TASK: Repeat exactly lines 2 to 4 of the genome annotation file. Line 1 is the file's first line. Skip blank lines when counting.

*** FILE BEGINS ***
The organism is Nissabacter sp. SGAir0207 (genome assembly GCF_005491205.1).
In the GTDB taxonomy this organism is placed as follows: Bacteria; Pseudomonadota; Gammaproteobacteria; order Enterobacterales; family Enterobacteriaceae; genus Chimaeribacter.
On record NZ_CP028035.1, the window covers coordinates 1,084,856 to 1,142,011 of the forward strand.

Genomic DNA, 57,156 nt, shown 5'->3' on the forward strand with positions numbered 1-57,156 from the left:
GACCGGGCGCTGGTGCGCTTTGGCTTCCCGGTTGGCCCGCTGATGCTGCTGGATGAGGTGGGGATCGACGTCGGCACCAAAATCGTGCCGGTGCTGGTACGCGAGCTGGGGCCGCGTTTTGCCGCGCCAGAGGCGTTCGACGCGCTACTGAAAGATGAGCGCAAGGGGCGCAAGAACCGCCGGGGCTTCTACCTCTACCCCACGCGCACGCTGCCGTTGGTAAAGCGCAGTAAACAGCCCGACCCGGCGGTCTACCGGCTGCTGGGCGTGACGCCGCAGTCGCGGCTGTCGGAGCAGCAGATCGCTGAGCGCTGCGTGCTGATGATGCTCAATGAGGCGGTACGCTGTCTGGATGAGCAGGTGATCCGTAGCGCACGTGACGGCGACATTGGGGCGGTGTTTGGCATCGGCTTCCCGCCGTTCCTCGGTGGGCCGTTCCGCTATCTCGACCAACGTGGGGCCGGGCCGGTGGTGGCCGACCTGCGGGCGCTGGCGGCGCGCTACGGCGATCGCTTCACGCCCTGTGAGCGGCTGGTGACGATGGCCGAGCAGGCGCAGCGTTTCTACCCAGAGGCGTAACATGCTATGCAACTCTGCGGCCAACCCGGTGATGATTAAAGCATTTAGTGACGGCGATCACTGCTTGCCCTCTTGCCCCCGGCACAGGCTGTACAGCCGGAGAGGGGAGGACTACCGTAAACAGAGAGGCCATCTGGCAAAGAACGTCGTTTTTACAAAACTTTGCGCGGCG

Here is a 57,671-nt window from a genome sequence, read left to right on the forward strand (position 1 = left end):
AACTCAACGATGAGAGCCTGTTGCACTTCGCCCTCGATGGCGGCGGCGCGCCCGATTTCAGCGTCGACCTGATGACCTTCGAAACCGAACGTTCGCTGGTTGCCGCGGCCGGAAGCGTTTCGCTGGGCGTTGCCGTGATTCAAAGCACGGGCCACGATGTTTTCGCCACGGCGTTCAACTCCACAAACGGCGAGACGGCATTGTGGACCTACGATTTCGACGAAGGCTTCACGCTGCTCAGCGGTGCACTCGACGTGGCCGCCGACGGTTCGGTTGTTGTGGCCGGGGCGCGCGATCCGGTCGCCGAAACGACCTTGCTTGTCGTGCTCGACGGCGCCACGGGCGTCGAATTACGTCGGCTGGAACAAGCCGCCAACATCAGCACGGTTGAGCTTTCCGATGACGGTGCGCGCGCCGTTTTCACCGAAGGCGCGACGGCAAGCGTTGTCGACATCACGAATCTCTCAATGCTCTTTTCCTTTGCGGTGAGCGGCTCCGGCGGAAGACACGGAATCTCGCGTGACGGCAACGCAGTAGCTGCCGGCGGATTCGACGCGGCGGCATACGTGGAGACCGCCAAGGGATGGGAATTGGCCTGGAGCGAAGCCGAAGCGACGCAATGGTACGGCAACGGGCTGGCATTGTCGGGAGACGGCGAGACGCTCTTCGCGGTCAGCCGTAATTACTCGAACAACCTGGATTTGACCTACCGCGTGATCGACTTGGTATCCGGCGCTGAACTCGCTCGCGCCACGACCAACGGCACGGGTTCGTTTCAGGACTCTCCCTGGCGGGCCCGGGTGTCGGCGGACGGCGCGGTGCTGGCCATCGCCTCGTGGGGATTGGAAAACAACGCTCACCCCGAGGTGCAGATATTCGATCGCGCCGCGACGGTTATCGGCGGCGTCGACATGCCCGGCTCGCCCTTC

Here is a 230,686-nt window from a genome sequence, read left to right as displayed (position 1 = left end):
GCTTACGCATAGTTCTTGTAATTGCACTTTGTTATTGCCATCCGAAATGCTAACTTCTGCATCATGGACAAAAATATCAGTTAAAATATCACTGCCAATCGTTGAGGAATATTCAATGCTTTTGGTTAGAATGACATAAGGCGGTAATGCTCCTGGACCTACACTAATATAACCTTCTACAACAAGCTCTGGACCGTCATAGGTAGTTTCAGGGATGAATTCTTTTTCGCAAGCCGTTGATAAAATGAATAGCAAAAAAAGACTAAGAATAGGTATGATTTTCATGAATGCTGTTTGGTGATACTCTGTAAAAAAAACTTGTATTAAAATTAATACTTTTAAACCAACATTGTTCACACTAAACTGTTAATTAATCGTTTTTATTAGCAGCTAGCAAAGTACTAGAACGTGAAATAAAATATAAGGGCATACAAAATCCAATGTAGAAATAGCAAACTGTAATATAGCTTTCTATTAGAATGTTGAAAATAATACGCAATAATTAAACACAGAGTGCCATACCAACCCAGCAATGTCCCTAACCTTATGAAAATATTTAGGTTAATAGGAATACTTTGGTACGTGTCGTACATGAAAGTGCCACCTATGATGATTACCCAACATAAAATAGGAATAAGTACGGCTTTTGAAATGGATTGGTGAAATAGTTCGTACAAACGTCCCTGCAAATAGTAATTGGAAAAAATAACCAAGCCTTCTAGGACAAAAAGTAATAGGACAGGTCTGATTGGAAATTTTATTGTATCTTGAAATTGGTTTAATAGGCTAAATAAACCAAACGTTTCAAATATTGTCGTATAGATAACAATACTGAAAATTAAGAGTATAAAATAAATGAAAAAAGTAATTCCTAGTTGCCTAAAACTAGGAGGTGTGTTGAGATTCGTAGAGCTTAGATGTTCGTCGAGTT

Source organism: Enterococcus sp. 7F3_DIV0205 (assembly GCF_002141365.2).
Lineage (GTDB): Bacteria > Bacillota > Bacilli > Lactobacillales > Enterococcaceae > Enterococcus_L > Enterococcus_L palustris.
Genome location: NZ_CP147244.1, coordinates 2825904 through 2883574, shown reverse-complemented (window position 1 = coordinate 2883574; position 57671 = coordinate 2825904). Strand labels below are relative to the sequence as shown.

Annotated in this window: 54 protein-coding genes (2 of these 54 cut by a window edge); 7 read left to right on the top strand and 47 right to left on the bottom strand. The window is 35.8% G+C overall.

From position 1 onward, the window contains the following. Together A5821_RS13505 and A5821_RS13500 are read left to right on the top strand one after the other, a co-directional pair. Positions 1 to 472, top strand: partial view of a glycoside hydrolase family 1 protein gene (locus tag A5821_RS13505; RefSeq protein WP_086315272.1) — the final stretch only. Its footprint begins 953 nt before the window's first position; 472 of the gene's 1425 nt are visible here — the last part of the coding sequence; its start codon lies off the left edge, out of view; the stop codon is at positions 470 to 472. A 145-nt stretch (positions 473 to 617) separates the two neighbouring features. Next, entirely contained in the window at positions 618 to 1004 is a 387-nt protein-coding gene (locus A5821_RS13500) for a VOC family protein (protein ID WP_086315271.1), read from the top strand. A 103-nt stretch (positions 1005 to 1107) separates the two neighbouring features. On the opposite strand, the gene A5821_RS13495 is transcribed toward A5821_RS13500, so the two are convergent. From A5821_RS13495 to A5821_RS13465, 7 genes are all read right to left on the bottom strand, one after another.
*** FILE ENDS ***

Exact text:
In the GTDB taxonomy this organism is placed as follows: Bacteria; Pseudomonadota; Gammaproteobacteria; order Enterobacterales; family Enterobacteriaceae; genus Chimaeribacter.
On record NZ_CP028035.1, the window covers coordinates 1,084,856 to 1,142,011 of the forward strand.

Genomic DNA, 57,156 nt, shown 5'->3' on the forward strand with positions numbered 1-57,156 from the left: